‘Maze Runner’ sequel: Maze Runner: The Scorch Trials Review

Published: September 19, 2015

‘Maze Runner’ sequel: Maze Runner: The Scorch Trials Review, As I write this, it’s a lovely, breezy, sunny day, so thoughts turn naturally to the latest dystopian hellhole at the movies, “Maze Runner: The Scorch Trials.”

A year ago the inaugural “Maze Runner” adaptation proved a pleasantly unpleasant surprise. Director Wes Ball’s feature film debut delivered the first in author James Dashner’s trilogy (he wrote two prequels as well) with an earnest, no-nonsense commitment to the protagonist’s waking nightmare. From last year’s Tribune review: “‘The Maze Runner’ works; the movie may be about confinement, but it moves, and Ball has a genuine career ahead of him.”

Jacob Lofland, from left, Alexander Flores and Dylan O’Brien star in Wes Ball’s “Maze Runner: The Scorch Trials.”

I still believe that to be true, though Ball’s workmanlike handling of the second in the trilogy, “The Scorch Trials,” proves mainly that he can keep a franchise from running completely off the rails when the tracks have been laid perilously near a swamp of “dys-lit” cliches.

“The Scorch Trials” opens with slow-motion shots of barbed wire. This is all you need to know. These kids are up against it. The revolution is in their hands, just as it is in “The Hunger Games” and “Divergent” and “Insurgent” and “Allegiant” and “Effulgent” and the rest.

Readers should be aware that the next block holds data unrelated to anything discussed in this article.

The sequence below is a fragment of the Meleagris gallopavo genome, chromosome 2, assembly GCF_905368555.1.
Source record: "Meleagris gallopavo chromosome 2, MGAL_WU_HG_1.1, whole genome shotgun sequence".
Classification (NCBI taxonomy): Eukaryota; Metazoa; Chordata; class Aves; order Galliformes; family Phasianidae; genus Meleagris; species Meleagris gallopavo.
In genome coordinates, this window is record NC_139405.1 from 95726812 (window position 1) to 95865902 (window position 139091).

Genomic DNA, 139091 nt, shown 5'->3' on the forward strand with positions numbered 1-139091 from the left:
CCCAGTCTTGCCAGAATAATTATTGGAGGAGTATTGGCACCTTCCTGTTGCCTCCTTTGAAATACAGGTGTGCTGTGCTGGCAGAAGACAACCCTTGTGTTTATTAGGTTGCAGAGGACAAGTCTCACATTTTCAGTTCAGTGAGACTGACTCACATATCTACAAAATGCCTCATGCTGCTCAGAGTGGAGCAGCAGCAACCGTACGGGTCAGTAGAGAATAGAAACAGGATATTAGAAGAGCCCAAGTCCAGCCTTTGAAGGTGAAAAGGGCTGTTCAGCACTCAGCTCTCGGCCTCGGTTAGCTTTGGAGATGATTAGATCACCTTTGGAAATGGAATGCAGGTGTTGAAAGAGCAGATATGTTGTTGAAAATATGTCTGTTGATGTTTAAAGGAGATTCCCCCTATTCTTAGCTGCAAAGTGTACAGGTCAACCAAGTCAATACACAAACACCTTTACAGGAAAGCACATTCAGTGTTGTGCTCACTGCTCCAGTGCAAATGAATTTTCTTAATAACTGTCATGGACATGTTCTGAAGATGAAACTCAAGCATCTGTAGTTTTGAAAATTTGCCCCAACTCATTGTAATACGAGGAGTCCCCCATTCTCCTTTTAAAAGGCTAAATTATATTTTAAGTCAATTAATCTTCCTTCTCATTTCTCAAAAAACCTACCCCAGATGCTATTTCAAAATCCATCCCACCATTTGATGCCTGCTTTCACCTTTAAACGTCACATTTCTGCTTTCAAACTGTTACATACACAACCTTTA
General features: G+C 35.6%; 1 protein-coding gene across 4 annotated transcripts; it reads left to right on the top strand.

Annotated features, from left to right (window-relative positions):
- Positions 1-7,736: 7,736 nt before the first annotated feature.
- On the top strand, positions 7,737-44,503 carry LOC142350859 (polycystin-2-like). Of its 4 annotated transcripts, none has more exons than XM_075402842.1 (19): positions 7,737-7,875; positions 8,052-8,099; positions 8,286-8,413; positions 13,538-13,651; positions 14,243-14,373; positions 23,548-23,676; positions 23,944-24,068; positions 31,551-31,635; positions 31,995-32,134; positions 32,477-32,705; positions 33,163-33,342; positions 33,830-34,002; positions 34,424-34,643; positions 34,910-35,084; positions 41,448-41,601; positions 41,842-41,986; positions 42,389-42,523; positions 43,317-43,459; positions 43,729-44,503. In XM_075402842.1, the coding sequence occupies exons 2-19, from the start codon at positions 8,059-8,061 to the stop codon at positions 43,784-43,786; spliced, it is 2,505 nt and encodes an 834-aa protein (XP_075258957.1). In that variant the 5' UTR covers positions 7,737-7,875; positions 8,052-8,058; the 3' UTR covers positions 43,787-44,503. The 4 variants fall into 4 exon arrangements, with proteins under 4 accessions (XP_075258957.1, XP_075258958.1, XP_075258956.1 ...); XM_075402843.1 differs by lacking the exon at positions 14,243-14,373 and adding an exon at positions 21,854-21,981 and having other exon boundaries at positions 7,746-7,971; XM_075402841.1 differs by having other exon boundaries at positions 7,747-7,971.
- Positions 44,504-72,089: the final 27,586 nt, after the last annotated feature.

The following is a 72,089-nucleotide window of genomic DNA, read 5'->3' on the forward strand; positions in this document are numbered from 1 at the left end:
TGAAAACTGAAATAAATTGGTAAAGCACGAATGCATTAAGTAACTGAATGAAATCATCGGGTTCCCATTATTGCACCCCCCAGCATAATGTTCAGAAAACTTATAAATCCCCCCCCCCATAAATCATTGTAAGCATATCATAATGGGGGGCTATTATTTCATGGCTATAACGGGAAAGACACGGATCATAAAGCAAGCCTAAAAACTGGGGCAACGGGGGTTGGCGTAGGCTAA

Hero-boy-man Thomas, played by Dylan O’Brien, may be amnesiac, but his addled memory recalls momentary cinematic flashes of the world he knew before being picked for heinous competitive experiments overseen by the members of WICKED, an acronym for World in Catastrophe: Killzone Experiment Department. The thing about this acronym, of course, is that anytime someone in “The Scorch Trials” says something like “What do you remember about WICKED?” you fully expect the answer to be, “Well, it was a popular mediocre musical once upon a time, but something in that insidious power ballad ‘Defying Gravity’ led to what we now know as the end of the world.”

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In “The Scorch Trials,” Thomas and the gang, all fleet-footed “Gladers” in the previous outing, endure the usual allegorical hazing and sorting rituals. They also cope with the zombielike Cranks, who are infected with the Flare. WICKED, re-lettered “WCKD” for the film version, seeks a cure for the Flare. Thomas, et al. are confined to a military compound in an undisclosed location, until their overseers put them in the field for nefarious purposes.

But why wait around for life to begin, and then end? They flee. Around the film’s midpoint, along comes exactly what and who is needed: an actor who can chew it up without slowing it down. All hail Giancarlo Esposito as Jorge, leader of the Cranks. Later, when warring factions take to the hills, Barry Pepper and Lili Taylor pop up as revolutionaries, simultaneously wild-eyed and sympathetic.

Adapted by T.S. Nowlin, the material may be cardboard, but the actors do what they can. Along with O’Brien, the ensemble reunites Kaya Scodelario (maybe more lines next movie? She’s practically a mime here), Ki Hong Lee, Thomas Brodie-Sangster, Dexter Darden, Alexander Flores and others from the first, and fresher, “Maze Runner.” It’ll be useful for all of them, and director Ball, to get out of this stuff after one more movie (“The Death Cure”) and into different sorts of projects.


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